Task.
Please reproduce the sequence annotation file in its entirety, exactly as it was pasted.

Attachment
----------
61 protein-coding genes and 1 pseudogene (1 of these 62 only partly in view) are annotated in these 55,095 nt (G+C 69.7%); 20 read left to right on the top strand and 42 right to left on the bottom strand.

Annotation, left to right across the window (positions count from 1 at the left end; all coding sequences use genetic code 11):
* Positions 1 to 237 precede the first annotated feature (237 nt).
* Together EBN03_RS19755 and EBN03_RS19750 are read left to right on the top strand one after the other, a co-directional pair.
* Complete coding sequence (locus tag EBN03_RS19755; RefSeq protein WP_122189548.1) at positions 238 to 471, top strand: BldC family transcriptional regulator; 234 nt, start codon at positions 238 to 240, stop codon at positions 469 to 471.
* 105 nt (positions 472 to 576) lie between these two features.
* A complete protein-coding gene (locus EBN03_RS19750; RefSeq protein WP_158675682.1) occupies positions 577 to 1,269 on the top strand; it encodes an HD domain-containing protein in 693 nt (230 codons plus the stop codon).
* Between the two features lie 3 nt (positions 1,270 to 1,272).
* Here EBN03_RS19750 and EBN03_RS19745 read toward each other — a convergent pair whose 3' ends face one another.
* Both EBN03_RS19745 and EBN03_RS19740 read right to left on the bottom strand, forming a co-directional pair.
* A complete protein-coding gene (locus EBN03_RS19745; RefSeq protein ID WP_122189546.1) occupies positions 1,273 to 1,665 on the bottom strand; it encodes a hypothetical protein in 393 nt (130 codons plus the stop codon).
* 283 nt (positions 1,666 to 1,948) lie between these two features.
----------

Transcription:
61 protein-coding genes and 1 pseudogene (1 of these 62 only partly in view) are annotated in these 55,095 nt (G+C 69.7%); 20 read left to right on the top strand and 42 right to left on the bottom strand.

Annotation, left to right across the window (positions count from 1 at the left end; all coding sequences use genetic code 11):
* Positions 1 to 237 precede the first annotated feature (237 nt).
* Together EBN03_RS19755 and EBN03_RS19750 are read left to right on the top strand one after the other, a co-directional pair.
* Complete coding sequence (locus tag EBN03_RS19755; RefSeq protein WP_122189548.1) at positions 238 to 471, top strand: BldC family transcriptional regulator; 234 nt, start codon at positions 238 to 240, stop codon at positions 469 to 471.
* 105 nt (positions 472 to 576) lie between these two features.
* A complete protein-coding gene (locus EBN03_RS19750; RefSeq protein WP_158675682.1) occupies positions 577 to 1,269 on the top strand; it encodes an HD domain-containing protein in 693 nt (230 codons plus the stop codon).
* Between the two features lie 3 nt (positions 1,270 to 1,272).
* Here EBN03_RS19750 and EBN03_RS19745 read toward each other — a convergent pair whose 3' ends face one another.
* Both EBN03_RS19745 and EBN03_RS19740 read right to left on the bottom strand, forming a co-directional pair.
* A complete protein-coding gene (locus EBN03_RS19745; RefSeq protein ID WP_122189546.1) occupies positions 1,273 to 1,665 on the bottom strand; it encodes a hypothetical protein in 393 nt (130 codons plus the stop codon).
* 283 nt (positions 1,666 to 1,948) lie between these two features.